In the recent case of Baguley v Lifestyle Homes Mackay Pty Ltd [2015] QCA 75 the Queensland Court of Appeal refused to depart from the longstanding principle that damages for breach of contract are to be assessed at the time of the breach.


By contract dated 6 August 2010 Mr and Mrs Baguley (applicants) sold their Mackay property (property) to Lifestyle Homes Pty Ltd (respondents) for $400,000.

The date for settlement was 15 October 2010. The respondents failed to settle on the due date.

On 2 August 2011 the applicants commenced proceedings against the respondents for breach of contract, claiming damages, interests and costs.

The property was finally resold by the applicants on 17 October 2012 for $300,000 (resale).

At the assessment hearing, the applicants submitted that damages should be assessed by reference to the value of the property at the date of resale and accordingly the loss of bargain was $100,000 (being the difference between the sale price agreed with the respondents and the resale price). The respondent submitted that the applicants were entitled to damages assessed for loss of bargain at the date of breach of contract.

The primary judgment was delivered on 3 April 2014 in favour of the applicants for the sum of $88,982, made up of $49,000 for loss of bargain and $39,982 for loan interest between 1 November 2010 and 21 August 2012.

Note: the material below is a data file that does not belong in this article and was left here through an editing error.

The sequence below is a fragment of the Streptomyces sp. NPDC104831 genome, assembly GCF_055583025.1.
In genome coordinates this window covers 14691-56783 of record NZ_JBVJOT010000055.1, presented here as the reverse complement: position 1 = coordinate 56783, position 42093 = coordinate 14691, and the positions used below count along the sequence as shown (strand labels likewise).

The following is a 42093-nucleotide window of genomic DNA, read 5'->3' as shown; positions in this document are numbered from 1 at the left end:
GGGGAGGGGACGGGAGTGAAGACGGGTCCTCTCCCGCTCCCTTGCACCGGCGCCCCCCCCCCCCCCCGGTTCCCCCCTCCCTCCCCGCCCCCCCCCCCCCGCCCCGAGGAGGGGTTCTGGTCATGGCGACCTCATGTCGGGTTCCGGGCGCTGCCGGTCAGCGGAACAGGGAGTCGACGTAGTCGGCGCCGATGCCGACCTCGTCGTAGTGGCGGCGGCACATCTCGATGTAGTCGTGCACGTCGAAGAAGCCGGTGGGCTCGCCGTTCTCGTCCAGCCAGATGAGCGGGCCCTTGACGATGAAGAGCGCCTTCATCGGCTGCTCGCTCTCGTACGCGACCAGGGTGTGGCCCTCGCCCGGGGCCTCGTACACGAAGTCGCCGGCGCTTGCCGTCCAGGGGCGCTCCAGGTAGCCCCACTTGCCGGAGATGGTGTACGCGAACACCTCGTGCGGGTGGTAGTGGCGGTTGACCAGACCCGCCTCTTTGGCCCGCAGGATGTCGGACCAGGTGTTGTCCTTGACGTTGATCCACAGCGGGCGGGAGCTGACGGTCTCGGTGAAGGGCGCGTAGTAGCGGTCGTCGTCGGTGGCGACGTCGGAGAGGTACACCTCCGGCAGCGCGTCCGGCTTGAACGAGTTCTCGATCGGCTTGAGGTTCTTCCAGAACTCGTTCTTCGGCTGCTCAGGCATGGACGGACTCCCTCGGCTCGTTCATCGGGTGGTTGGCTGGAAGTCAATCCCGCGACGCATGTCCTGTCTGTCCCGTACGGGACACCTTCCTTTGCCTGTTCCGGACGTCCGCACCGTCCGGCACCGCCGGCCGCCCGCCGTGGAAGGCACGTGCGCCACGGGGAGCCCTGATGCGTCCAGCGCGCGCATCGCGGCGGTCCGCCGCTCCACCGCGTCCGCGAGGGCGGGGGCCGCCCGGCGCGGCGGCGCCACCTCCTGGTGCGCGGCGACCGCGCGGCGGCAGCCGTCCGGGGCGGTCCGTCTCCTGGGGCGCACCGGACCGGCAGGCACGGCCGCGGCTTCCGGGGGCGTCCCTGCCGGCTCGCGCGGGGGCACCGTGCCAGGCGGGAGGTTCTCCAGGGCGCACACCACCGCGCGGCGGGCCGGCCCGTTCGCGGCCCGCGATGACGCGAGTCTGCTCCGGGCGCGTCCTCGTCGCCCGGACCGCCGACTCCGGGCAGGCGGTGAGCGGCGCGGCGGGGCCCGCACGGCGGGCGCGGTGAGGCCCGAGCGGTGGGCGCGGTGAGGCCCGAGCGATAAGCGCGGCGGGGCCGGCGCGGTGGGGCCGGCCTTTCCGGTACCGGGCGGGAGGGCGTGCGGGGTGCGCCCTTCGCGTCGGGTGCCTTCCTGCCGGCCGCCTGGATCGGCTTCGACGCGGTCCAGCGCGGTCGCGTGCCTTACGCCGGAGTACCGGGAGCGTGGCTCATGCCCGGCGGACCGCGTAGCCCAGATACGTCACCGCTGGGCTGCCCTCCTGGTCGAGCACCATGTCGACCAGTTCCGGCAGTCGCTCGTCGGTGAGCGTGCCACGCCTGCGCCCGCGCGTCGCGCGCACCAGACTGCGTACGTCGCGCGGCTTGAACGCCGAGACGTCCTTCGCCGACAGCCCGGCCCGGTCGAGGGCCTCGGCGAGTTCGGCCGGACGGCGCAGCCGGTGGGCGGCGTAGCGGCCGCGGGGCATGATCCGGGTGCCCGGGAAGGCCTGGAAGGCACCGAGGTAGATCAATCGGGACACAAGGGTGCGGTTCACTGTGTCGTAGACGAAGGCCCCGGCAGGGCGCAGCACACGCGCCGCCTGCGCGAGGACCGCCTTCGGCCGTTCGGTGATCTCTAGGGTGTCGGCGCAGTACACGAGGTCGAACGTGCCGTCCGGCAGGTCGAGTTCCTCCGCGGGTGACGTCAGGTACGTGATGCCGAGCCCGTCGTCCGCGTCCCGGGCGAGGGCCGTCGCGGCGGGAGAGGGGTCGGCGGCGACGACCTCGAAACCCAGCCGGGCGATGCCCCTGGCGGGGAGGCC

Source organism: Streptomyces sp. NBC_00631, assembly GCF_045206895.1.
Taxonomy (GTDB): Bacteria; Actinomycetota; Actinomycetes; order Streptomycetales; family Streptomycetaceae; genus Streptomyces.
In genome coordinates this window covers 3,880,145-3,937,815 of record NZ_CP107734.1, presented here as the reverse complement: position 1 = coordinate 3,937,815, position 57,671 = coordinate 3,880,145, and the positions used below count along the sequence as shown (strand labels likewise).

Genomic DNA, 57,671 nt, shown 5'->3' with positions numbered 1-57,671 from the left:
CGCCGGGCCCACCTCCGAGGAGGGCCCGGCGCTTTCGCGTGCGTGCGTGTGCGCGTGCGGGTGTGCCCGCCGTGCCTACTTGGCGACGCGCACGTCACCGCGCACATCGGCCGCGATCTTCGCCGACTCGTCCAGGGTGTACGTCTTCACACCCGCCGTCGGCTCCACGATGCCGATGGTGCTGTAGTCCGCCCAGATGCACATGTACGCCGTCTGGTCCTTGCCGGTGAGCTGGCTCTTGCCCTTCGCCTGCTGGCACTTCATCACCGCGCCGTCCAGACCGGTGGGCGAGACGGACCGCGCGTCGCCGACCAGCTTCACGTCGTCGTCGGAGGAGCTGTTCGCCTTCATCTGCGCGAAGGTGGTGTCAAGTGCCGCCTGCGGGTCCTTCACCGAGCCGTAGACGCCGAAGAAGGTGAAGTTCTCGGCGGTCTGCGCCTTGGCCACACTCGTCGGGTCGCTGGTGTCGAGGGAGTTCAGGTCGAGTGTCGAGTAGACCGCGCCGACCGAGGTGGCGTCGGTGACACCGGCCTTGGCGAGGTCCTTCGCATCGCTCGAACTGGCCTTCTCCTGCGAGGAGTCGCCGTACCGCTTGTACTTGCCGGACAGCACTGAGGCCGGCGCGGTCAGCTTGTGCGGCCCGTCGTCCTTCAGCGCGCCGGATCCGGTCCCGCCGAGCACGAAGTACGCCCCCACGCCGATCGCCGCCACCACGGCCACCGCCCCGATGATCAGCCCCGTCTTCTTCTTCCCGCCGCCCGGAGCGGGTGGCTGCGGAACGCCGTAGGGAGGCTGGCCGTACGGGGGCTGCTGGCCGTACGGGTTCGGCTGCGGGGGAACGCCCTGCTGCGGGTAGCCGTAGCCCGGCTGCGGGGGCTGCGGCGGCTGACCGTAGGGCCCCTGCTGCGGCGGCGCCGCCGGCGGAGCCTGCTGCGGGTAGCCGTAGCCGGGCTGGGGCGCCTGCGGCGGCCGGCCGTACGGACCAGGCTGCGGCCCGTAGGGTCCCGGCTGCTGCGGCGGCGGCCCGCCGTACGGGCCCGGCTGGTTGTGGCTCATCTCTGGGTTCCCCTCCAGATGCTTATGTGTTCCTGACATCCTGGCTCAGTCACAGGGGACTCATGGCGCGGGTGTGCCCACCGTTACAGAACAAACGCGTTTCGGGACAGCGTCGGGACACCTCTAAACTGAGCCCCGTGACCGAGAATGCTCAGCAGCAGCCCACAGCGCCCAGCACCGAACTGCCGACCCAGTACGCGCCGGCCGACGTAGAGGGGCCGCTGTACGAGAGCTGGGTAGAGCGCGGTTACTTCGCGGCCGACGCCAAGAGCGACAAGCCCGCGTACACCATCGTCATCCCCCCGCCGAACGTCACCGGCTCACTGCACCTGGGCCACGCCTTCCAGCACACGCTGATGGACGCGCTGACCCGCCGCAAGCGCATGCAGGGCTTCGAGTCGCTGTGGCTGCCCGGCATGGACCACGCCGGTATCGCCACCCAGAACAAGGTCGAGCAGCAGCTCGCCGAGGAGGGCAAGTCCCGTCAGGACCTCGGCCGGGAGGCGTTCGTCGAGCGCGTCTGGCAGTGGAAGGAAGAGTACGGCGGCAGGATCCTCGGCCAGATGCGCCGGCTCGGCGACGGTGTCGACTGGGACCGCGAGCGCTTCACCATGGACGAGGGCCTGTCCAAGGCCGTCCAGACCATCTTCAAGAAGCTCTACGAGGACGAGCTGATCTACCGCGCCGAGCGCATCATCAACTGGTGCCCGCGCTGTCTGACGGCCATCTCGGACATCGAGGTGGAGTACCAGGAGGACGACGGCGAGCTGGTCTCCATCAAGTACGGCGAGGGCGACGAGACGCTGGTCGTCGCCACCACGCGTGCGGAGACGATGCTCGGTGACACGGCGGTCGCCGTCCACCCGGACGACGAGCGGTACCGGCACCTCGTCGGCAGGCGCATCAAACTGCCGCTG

The $49,000 was the difference between the contract price of $400,000 and the value, as found by the Primary Judge, of the property at the date of breach ($350,000) less the $1,000 deposit paid by the respondents.

The applicants wished to appeal the decision however did not do so within 28 days from the decision as required by the Uniform Civil Procedure Rules (UCPR). They therefore needed to seek an order from the court pursuant to r 748 to extend the time within which to appeal.


In deciding whether r 748 should be enlivened, the court was tasked with considering the following:

  1. The length of the delay;
  2. The adequacy of the explanation of the delay; and
  3. The merits of the proposed appeal in relation to the appropriate date to assess damages.


Length of delay